Banks including Goldman Sachs Group Inc. (GS) and Morgan Stanley (MS) should be prevented from skirting a ban on proprietary trading through an exemption for hedging, said Bart Chilton, a member of the Commodity Futures Trading Commission.
Five federal regulators are required by the Dodd-Frank Act to implement the ban, which must include the allowance for hedging to mitigate risks. Chilton, in a letter today to Federal Reserve Chairman Ben S. Bernanke, urged regulators to create a narrow exemption that doesn’t become a loophole.
“A too-expansive definition will significantly undercut the fundamental purposes of the rule,” said Chilton, a Democrat on the commission that is among the regulators writing the ban. “The final rule should encourage prudent risk management and not provide an incentive for banking entities to game the definition.”
The rule, named for former Fed Chairman Paul Volcker, is intended to reduce the chance that banks will put depositors’ money at risk. Dodd-Frank, signed into law in 2010, largely left regulators to define the provisions. They have said they intend to finish the rule by the end of the year and have given banks until July 2014 to implement it as long as they make a good- faith effort to comply.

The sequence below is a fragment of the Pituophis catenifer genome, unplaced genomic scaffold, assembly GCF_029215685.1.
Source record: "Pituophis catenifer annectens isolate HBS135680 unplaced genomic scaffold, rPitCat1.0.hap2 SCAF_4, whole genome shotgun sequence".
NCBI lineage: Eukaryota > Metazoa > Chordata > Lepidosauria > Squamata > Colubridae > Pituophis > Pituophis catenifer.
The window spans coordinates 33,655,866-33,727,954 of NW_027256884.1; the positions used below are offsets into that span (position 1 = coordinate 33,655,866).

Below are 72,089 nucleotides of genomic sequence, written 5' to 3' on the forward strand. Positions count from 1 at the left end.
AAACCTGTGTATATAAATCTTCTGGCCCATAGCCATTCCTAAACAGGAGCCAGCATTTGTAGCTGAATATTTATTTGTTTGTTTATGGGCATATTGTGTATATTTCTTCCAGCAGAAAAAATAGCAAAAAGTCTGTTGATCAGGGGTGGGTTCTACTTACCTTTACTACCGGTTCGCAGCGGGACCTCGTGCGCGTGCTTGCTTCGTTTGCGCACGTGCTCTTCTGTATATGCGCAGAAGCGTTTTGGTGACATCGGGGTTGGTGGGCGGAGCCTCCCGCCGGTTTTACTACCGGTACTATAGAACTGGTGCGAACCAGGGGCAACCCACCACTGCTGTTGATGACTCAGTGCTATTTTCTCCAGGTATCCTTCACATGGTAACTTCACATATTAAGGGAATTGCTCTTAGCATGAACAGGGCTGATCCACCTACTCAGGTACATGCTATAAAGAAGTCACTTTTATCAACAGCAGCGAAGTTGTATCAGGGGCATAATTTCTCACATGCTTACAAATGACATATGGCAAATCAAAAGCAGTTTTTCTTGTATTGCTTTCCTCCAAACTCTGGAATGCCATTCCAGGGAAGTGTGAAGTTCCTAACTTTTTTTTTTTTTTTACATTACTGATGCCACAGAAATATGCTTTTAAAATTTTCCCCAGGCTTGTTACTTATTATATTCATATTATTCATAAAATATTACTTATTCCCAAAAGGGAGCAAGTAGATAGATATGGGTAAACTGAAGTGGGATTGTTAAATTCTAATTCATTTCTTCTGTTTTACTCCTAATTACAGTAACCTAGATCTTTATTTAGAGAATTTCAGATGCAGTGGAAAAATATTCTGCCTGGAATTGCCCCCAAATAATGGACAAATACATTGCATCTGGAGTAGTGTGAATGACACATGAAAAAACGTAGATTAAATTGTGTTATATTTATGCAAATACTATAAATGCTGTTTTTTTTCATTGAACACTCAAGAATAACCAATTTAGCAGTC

The scope of the risk-mitigating hedging provision gained attention after JPMorgan Chase & Co. (JPM) reported trading losses from a credit-derivatives position Chief Executive Officer Jamie Dimon called a “hedge.” The loss this year stands at $5.8 billion. Regulators have been under pressure from lawmakers and consumer advocacy groups to respond to the loss by narrowing the hedging exemption.
Chilton said banks should be required to present an array of metrics for trades to demonstrate their compliance with the Volcker rule.
“If a banking entity’s risk-management program results in transactions that are not reasonably correlated to risks -- that is, gains on ‘hedges’ are greater than the loses on underlying risks -- then a strong presumption should be created that the hedge exemption may have been improperly claimed,” he said.
When comments on the proposal were due in February, U.S. and international banks criticized the measure for too tightly restricting hedging activities.
“The proposal, if implemented in its current form, will overly restrain our customer-facing market-making businesses and our risk-mitigating hedging activities to the detriment of our customers,” Colm Kelleher, co-president of Morgan Stanley’s institutional securities group, and Jim Rosenthal, the company’s chief operating officer, wrote in a Feb. 13 letter.
John F.W. Rogers, Goldman Sachs’s chief of staff, said in a comment letter that regulators had taken a “narrow view” of market-making, underwriting and hedging activities.
“Without substantial revisions, the proposed rule will define permitted market making-related, underwriting and hedging activities so narrowly that it will significantly limit our ability to help our clients,” Rogers said in a Feb. 13 letter.
In addition to the CFTC, the rule-writing agencies are the Fed, Comptroller of the Currency, Federal Deposit Insurance Corp., and Securities and Exchange Commission.
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